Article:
Thursday, December 18, 2008

A doctors visit in Korea

So, I caught a cold. Yet another cold. This is the fourth cold I've had since October.. I think that works out to be a cold every other week almost. I don't know if I've ever been so sick so much in my life. Is it the children? Is it the air pollution? Is it the Yellow Dust? Is it living in a city with so many people? Maybe some bad mix of those factors... who knows.

Anyway, every time I get sick, everyone tells me to go to the doctor. Now, this just seems silly to me. Would I ever go to the doctor for a cold at home in the States? Never. Too expencive and too much of a hassle. But, I was feeling so miserable that I finally conceded and went.

In the same building as my school, there is an ear nose and throat doctor. Most doctors offices seem to have specialties here, I don't think people necessarily have a primary physician... or maybe they do.. I'm not sure. Anyway, on my first attempt to go, I brought a Korean friend with me, but when we got there at 2:00 there were about 8 people ahead of me in line. They told me I could put my name in, but I had class in 50 minutes, and I wouldn't be able to wait that long. Luckily, one of my friends offered to teach my second class of the day so that I could try again.

The second time was much more successful. I walked in, the office was empty. All I needed to show was my Alien Registration Card and give them my phone number and address. They shuffled me straight in to see the doctor. There was no assistant asking me 100 questions that have nothing to do with my cold (I think my last physical included questions like: do you wear your seat belt? and do you get enough sleep at night?). I had no Korean with me to translate, but the doctor knew enough English to get by, and I used the little Korean I know for medical stuff. She took my temperature, looked in my ears, nose and throat. She asked me a few questions, and as she asked these questions, she typed in her computer various prescriptions for each of my symptoms.

The best (and incidentally the worst) thing she did for me was give me a nebulizer, since I have asthma and I was having a little trouble breathing. It was a big, strong dose and I could breath wonderfully afterwards. I haven't used one of those machines since I was little. Unfortuantly, My body always has some bad side affects to asthma medication. I get shakes when I take my inhaler, and this was like the shakes x 20 because it was such a high dosage.

After the nebulizer treatment, I went back to the front desk, where the receptionist charged me a whopping 3,500 Won (aprox $2.71 USD) and handed me my typed up perscription to bring to the pharmacy downstairs. I barely made it down the stairs in all my shaking (why didn't I think to take the elevator?) and I went to the pharmacy, which is also in my building. I gave the woman at the pharmacy my perscription, and she had it filled, and placed in little packagaes that I should take for morning, and evening. The grand total for these pills was another 5,200 Won. I sort of feel like I have an aids coctail, since I need to take 6 pills at a time. Mixing all these medicines makes me a little nervous, but so far, I haven't had any problems.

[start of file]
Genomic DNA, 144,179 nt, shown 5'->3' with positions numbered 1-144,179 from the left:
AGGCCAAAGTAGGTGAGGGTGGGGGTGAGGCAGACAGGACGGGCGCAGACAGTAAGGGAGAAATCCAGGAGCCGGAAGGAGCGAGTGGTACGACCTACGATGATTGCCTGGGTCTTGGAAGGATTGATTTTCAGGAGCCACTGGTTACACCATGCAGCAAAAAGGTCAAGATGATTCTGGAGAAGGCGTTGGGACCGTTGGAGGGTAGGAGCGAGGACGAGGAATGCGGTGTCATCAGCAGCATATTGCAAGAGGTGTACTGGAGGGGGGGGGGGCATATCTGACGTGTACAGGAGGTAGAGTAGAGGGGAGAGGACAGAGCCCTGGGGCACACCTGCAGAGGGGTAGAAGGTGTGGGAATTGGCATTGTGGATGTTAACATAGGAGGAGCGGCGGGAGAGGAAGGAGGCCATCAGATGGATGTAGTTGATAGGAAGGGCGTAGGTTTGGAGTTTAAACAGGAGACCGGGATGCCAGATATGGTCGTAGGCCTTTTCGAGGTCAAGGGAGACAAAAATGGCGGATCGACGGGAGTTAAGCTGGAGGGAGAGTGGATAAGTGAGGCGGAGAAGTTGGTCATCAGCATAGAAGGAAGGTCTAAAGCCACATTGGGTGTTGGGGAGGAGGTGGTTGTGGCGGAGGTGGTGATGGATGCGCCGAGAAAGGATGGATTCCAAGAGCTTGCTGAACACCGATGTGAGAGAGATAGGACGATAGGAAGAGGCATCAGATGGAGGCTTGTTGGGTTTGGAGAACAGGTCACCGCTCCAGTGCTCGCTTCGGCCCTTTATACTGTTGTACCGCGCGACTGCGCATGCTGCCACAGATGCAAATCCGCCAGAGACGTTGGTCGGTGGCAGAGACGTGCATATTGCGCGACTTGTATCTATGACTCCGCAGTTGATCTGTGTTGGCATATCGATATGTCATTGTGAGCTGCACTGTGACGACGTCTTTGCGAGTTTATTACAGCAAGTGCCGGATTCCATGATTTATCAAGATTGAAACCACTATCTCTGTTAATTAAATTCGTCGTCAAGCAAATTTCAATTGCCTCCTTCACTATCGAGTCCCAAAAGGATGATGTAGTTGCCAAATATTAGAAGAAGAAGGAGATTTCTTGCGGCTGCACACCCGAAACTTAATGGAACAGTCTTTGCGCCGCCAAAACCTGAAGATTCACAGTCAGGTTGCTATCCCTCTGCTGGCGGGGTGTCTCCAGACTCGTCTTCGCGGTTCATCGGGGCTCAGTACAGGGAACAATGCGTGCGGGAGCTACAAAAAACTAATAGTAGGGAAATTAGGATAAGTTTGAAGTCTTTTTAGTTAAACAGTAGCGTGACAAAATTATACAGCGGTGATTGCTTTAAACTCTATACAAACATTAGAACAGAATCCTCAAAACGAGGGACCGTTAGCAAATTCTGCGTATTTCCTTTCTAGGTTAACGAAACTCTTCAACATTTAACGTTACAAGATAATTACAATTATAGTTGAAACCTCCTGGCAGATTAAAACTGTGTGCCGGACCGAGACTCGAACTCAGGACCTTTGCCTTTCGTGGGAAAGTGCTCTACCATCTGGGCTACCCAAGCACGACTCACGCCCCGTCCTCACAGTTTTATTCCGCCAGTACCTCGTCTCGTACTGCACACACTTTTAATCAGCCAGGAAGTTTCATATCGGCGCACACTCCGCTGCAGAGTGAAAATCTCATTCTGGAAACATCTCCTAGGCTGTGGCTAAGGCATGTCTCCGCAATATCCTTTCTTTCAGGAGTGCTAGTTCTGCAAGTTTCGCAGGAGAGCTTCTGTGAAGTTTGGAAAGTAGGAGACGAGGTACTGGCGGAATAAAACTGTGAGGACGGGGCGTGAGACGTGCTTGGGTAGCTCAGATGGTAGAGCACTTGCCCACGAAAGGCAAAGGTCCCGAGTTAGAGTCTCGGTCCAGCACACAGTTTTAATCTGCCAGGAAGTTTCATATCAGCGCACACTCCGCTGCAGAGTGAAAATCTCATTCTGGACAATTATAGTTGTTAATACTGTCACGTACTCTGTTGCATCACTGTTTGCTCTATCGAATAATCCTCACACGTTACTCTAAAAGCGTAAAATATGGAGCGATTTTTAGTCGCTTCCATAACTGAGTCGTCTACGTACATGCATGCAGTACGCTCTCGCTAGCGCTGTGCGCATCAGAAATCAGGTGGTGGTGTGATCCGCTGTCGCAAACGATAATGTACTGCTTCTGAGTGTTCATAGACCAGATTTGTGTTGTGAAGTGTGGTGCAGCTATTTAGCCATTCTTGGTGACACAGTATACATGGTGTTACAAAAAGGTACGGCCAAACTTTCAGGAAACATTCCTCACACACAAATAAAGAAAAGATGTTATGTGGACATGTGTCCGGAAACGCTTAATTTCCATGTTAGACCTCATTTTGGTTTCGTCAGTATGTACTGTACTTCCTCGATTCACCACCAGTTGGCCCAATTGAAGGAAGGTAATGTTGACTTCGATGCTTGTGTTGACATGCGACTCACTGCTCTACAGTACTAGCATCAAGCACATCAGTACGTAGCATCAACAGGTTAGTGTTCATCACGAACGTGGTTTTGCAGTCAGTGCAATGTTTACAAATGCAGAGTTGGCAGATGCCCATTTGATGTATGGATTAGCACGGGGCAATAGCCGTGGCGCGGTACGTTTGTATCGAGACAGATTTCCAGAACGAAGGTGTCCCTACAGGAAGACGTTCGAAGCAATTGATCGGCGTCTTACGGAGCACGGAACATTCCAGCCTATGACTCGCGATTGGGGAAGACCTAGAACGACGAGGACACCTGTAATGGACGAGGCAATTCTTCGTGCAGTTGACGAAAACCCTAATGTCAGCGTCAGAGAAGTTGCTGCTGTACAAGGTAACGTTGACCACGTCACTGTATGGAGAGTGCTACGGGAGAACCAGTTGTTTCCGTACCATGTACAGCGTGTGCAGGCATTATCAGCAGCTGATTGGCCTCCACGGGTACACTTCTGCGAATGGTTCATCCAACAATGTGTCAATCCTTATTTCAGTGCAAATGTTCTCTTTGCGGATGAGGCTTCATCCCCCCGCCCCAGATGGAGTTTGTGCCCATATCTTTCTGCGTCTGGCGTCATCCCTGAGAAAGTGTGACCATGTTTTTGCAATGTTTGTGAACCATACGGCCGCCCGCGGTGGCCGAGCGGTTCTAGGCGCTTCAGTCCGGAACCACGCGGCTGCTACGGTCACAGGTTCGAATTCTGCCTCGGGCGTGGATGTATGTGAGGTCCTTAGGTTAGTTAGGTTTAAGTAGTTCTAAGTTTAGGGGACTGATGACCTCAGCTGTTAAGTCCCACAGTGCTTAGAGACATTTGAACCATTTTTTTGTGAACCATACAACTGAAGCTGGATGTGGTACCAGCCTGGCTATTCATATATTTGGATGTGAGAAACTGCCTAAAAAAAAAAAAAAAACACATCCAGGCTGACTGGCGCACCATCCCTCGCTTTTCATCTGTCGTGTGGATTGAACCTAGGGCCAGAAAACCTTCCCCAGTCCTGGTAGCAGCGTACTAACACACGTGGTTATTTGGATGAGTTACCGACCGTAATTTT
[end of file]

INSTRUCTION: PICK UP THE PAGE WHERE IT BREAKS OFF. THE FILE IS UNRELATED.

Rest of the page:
So, in the end, I went to the doctor and the pharmacy and only spent 8,700 won. Even better, is the fact that the whole process took only half an hour: from seeing the doctor, to getting nebulizing treatment, to going to the pharmacy and getting back to my desk at SLP. AMAZING. Why can't our medical system be so good in the U.S.???

Granted, I know this is only one experience, I guess I can't speak for the system as a whole. But really.... I pay very little out of my paycheck, and doctors visits and prescription drugs are so inexpencive. Why can't our medical system be so good in the U.S.???


  1. To answer your first question, it is the children. Kids come to school with every variation of every new bug and pass them to teachers.

    Over the years, you tend to get sick less and less; at least that's been my experience.

    I'm beginning to realize the reason everyone goes to the doctor is exactly because it's so cheap. He can't cure your common cold, but he can relieve your symptoms for less than the cost of a bottle of Advil, er, ibuprofen.

    As a data point, I remember being billed $4.50 for two Tylenol (acetaminophen) tablets by the hospital. In 1983.

    I know it was a rhetorical question, but our medical system cannot be as good in the US. Oh, it can be much better than it is, but remember, you have a total population to deal with of only 50 million people, so the scale is much smaller.

    Psychologically, they seem happy with a bunch of pills, rather than 2 CAT scans and an MRI. Genetically, they are devoid of Tay-Sachs, sickle cell, etc etc. Also, many folks seem to bypass the official health system in favor of traditional cures. Just my three cents (adjusted for inflation).

    Anyway, hope you feel better soon.

  2. I see where you're coming from, but still, this is a city of 11 million. That's bigger than New York City. If everyone went to the doctor every time they got a cold in NYC the lines would be through the door. Are there more doctors here? Or less bureaucracy? I don't get it.

    Then again, their exams are much less thorough. If something was really wrong, I doubt they'd find it. Docs at home are so scared of being sued they will test you for everything under the sun... then tell you it's just a sinus infection or something.

  3. "If something was really wrong, I doubt they'd find it." Yeah. At least, until the little packets of pills ran out and they had to try something else.

    The lawsuit thing is inoperable here, for better or worse, but it doesn't really add to the bill back in the States anyway, despite Bush's scare tactics. Doctors' malprac insurance adds about two cents per dollar to his costs, so it's a moot point anyway.